|Publication number||US6246184 B1|
|Application number||US 09/366,148|
|Publication date||Jun 12, 2001|
|Filing date||Aug 3, 1999|
|Priority date||Aug 3, 1999|
|Publication number||09366148, 366148, US 6246184 B1, US 6246184B1, US-B1-6246184, US6246184 B1, US6246184B1|
|Inventors||David C. Salerno|
|Original Assignee||Texas Instruments Incorporated|
|Export Citation||BiBTeX, EndNote, RefMan|
|Patent Citations (21), Referenced by (46), Classifications (10), Legal Events (4)|
|External Links: USPTO, USPTO Assignment, Espacenet|
The present invention is related to the field of portable light sources, such as flashlights.
The light output from a typical incandescent lamp of the type used in portable light sources is very sensitive to the voltage applied to the lamp. It has been determined that light output intensity changes in proportion to the voltage raised to the power of 3.5. Additionally, the voltage supplied by a typical dry cell battery, such as an alkaline battery, diminishes steadily throughout its operating lifetime. Consequently, the light output from a flashlight tends to become quite dim relatively early in the operating lifetime of the batteries. At this point the user must choose whether to continue using the same batteries, suffering the reduced light output for a significant period of operating time, or to replace the batteries to obtain better light output. The latter option increases the cost of operating the flashlight.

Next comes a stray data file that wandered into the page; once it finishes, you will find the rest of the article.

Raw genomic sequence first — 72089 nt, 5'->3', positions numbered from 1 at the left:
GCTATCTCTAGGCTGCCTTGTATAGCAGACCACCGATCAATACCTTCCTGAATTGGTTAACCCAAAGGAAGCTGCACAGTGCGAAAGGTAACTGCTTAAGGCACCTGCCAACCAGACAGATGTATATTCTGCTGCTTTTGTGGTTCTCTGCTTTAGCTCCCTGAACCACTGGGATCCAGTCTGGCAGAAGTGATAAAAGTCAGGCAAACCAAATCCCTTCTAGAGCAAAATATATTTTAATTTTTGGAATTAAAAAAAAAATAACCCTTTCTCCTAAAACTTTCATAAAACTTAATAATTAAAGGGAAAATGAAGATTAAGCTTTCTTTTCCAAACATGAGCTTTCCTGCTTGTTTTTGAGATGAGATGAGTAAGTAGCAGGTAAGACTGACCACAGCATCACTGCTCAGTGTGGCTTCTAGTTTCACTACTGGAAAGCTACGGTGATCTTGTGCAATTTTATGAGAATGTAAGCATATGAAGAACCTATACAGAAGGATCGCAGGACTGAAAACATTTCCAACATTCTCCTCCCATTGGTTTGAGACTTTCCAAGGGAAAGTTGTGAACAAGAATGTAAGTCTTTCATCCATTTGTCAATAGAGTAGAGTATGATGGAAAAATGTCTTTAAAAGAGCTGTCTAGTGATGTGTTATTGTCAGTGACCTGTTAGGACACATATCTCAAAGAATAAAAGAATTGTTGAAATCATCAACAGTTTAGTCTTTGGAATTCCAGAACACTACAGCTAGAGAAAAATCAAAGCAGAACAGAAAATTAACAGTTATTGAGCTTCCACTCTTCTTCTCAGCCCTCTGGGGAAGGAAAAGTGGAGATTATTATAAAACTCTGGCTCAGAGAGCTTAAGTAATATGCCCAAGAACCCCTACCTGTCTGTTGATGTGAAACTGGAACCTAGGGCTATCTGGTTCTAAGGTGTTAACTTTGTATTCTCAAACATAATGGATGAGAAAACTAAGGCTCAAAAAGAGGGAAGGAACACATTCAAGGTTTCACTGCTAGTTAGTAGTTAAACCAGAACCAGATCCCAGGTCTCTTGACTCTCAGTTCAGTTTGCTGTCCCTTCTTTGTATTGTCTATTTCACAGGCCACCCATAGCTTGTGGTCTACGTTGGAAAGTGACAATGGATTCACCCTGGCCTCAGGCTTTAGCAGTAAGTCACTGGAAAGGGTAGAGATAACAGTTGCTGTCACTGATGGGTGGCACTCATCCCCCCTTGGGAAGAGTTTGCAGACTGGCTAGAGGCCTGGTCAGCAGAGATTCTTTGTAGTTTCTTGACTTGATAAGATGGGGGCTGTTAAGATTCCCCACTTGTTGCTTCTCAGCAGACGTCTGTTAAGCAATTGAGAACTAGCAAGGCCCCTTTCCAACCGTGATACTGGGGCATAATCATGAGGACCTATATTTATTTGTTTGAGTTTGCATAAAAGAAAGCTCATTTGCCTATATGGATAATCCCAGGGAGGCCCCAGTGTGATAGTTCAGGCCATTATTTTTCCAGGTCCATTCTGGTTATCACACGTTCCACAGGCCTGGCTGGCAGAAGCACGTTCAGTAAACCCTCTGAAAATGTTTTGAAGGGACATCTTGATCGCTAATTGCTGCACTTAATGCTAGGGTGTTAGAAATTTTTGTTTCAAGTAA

There are several known techniques for addressing the general problem of improving flashlight performance and/or efficiency. U.S. Pat. Nos. 5,498,934 and 5,418,433 to Nilssen, for example, show flashlights in which a BOOST switch and associated circuitry are used to temporarily increase light output by up to 300%. This feature can be used to obtain a markedly increased light output for very brief periods, as may be required by a user. However, the technique does not address the problem of maintaining consistent high-quality light output as batteries age.
U.S. Pat. No. 4,949,014 to Gasvoda, U.S. Pat. No. 4,499,525 to Mallory and U.S. Pat. No. 4,326,161 to Kreinberg show-battery-powered lamps in which the lamp intensity is regulated to be substantially constant despite the diminishing of battery voltage over an operating lifetime. In all of these lamps, the nominal battery voltage is substantially greater than the voltage required to obtain the desired light intensity. The lamp intensity is regulated by varying the duty cycle of an electronic switch inserted in series between the batteries and the lamp. The slow response time of the lamp element is exploited to integrate the energy pulses. These devices require relatively high-voltage batteries, and the lifetime of the lamps may be reduced due to the direct application of high-amplitude rectangular ripple currents to the lamps.